If the twelve had all completely understood, if they had all had the same experience, there would have been twelve Sons of God, but then again, because they were all one, there would still actually only be the one, “only-begotten” Son of God. St Paul was alluding to this when he said, “Not I, but Christ lives in me”.

In any case, it seems that only with his death and resurrection did the penny finally drop for the disciples. Until that point, they believed in and followed Jesus, but they didn’t really get what he was on about. They knew how difficult it was to achieve and to retain the vision of unity. Which is why Jesus’ death and resurrection became the symbol of redemption. Jesus couldn’t destroy the world of samsara, the world of division, but He could redeem it. This great insight at the climax of the Christian story made Bodhisattvas out of his disciples and made Christianity a religion of redemption.

Redemption means that it is okay to be on the Wheel of Samsara. It’s okay to be a muggle, a diva, a muppet, an addict, a victim, even a demon. It’s okay to be human. We need to forgive and be forgiven. But this is only possible through “Jesus”, which means, through the vision of unity with God and all humanity. The ultimate meaning of life is incomprehensible to our petty human minds. It is ineffable. It is impossible to communicate to those who haven’t experienced it for themselves. But neither is it possible to remain in that state. We have to come back to the world of duality.

There is a place for spiritual community, where brothers and sisters in Christ can see the unity of God reflected in each other and establish a little Kingdom of Heaven here on Earth, or to use Buddhist terminology, where an Enlightened Sangha can create a Pure Land. This is ultimately what the institutions of Church and Monastery point towards. The hope is that the ultimate unity will be fully realised one day in the Eschaton. Until that day, however, we have to make do with the existential reality we find ourselves in. Until then, we have to accept the world as it is.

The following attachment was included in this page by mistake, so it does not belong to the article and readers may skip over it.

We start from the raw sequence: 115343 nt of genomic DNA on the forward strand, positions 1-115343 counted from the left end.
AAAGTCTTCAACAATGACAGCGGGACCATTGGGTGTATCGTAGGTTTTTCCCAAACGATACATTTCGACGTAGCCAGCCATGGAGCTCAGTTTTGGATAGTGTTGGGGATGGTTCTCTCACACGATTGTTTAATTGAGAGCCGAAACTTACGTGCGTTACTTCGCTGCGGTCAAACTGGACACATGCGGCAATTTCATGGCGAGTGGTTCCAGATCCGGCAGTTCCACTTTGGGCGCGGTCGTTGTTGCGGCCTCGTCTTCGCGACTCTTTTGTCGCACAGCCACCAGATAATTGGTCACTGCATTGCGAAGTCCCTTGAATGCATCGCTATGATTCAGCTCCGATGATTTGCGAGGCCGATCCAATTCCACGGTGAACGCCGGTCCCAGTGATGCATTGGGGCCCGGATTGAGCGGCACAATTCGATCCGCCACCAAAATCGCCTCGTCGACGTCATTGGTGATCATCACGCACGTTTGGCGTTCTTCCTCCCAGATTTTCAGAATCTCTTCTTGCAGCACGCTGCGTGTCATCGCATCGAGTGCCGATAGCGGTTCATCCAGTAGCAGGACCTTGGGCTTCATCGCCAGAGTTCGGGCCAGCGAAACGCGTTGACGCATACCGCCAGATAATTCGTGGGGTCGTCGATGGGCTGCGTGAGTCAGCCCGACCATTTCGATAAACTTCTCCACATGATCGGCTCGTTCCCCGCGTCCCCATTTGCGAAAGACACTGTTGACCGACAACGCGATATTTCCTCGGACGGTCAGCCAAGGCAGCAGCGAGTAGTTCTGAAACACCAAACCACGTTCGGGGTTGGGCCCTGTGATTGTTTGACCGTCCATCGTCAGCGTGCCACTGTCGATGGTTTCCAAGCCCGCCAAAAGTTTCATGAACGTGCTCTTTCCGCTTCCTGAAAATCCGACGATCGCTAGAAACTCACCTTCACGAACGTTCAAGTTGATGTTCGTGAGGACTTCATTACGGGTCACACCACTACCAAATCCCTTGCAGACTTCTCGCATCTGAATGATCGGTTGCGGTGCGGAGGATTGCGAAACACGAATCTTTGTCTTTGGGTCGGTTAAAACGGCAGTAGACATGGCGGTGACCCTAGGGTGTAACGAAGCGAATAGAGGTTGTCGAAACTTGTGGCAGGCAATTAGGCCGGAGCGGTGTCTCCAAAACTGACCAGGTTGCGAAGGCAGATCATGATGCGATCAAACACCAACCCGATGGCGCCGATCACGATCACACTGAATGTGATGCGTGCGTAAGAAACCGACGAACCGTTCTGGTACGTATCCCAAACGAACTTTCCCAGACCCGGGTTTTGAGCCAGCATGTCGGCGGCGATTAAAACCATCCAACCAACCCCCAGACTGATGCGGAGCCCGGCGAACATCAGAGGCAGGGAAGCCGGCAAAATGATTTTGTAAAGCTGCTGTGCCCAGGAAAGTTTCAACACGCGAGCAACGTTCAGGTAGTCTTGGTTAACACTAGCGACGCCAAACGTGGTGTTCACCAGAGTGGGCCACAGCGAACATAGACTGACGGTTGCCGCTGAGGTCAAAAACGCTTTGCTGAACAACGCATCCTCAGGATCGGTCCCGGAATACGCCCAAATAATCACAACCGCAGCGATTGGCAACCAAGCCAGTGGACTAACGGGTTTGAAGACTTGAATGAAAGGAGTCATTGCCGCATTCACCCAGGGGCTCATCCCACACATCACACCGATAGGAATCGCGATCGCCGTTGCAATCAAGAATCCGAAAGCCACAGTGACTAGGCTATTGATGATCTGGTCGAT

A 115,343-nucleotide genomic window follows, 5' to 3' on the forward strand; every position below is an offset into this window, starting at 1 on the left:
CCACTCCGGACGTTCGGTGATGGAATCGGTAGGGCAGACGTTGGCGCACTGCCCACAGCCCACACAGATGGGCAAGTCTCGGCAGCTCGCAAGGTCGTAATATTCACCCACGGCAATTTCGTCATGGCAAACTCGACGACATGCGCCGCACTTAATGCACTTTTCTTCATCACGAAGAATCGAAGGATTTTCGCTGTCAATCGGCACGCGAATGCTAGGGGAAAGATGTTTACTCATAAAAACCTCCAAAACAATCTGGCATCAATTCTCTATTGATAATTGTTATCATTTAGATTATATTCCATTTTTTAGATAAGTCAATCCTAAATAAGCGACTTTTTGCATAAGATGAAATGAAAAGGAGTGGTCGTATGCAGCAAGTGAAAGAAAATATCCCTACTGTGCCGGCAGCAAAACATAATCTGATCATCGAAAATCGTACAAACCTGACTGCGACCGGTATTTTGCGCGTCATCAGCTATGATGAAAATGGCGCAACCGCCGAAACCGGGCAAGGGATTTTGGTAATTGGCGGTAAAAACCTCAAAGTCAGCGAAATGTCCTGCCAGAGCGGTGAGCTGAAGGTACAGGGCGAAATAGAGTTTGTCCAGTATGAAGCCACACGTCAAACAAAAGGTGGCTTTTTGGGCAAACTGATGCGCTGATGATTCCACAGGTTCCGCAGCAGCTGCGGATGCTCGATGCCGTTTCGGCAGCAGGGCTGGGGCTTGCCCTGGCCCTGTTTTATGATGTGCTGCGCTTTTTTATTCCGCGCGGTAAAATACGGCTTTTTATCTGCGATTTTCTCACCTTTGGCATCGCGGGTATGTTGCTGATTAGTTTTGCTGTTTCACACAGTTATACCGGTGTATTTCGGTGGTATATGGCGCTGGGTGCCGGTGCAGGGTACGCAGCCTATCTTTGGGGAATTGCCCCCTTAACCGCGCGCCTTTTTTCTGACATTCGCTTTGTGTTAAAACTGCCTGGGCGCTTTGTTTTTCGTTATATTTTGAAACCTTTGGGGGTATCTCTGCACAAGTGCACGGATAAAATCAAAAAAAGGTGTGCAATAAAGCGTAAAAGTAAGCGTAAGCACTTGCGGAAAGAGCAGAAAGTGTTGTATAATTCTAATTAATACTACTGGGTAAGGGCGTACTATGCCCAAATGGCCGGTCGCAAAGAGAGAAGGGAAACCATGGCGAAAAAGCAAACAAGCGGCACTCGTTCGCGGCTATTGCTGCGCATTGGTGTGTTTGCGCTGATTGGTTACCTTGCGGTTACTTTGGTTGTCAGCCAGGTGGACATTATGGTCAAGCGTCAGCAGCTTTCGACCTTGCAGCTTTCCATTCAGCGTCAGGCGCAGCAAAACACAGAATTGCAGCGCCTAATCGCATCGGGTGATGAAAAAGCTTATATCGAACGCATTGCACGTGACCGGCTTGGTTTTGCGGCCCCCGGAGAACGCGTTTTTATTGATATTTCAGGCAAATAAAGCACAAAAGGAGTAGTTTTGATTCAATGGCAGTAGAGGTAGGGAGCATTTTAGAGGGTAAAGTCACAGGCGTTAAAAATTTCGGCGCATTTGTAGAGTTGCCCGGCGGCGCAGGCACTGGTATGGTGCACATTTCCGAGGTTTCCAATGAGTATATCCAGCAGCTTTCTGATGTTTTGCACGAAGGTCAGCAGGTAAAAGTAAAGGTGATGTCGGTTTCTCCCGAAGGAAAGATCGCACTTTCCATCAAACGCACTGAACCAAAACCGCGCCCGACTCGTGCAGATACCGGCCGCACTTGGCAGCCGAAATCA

The world is redeemed through the vision of ultimate unity, not condemned by it. It becomes meaningful again. There is value and meaning in all six worlds of samsara. It is good to belong. It is good to succeed. It is good to fight for a just cause. Even a bit of greed, hate and fear are okay. But the meaning we derive from these things are not absolute. We can take it all a bit more lightly, with a pinch of salt,  in the knowledge that the greater meaning is beyond the wheel altogether. But this greater meaning does not destroy the lesser meanings. Jesus said, “Think not that I am come to destroy the law, or the prophets: I am not come to destroy, but to fulfil.”

This is the only real solution to the “Meaning Crisis”. The meaning of life is not about rejecting the world. It’s about redeeming it.